A framework for an inclusive and just urban recovery for post-blast Beirut
On August 4, 2020, an explosion in the Port of Beirut killed more than 200 people and wounded 6,000. Almost 300,000 homes and livelihoods were affected in several neighbourhoods adjacent to the port. In the aftermath of the explosion, this project seeks to foster a people-centered, holistic urban recovery process that is participatory, inclusive, gender-sensitive, and environmentally sustainable. The aim is to address deep-rooted socio-spatial inequalities (unequal resources and services in different locations), reduce the threats and barriers related to displacement for the most vulnerable groups, and integrate low-tech, innovative, green, and sustainable systems for the advancement of healthy urban environments, livelihoods, and futures.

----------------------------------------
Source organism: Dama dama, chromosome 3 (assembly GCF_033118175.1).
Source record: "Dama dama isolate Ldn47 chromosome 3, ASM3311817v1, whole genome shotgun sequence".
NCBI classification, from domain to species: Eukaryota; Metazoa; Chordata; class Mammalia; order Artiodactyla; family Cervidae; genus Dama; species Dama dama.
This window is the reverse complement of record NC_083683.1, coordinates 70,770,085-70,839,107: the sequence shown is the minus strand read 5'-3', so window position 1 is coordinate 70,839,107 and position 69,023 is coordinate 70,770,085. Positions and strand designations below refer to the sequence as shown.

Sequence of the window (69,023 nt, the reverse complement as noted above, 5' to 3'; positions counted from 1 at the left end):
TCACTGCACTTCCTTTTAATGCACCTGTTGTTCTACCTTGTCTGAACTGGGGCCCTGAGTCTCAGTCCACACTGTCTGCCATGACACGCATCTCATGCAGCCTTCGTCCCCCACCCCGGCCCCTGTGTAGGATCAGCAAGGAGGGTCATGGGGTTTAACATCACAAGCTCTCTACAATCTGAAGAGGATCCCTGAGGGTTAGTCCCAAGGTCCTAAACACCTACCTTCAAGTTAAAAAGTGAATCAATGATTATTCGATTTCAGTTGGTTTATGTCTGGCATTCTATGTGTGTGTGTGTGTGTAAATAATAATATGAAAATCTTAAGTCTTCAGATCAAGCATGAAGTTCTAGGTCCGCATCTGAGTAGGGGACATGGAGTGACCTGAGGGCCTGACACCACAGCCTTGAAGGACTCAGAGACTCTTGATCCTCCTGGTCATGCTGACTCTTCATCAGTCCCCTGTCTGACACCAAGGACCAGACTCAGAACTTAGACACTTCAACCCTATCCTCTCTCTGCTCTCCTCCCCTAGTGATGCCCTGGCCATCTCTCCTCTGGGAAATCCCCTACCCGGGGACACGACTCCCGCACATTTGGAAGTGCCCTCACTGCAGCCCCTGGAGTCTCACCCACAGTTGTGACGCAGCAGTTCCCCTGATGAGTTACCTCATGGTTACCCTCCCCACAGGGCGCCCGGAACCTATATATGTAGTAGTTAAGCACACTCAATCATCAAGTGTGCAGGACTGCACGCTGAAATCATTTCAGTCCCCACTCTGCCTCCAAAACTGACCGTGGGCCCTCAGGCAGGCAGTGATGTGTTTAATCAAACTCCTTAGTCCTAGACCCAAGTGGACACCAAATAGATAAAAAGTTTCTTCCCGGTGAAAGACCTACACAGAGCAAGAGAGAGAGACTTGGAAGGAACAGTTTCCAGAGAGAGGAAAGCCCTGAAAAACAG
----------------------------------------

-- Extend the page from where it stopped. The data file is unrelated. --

The project will develop a shared information platform to support, coordinate, and monitor damage and needs assessments. It will focus on two of the most-affected areas (Mar Mikhail/Gemmayzeh/Jeitawi and Karantina), which will serve as case studies for the implementation of inclusive and people-centered recovery processes. The project will establish formal and informal partnerships with a variety of actors from civil society, local and national governments, and international agencies to facilitate coordination among multiple stakeholders. It will also produce and disseminate data analysis and findings to advance an inclusive, people-centered, and environmentally sustainable framework of urban recovery that can be beneficial for other post-disaster contexts.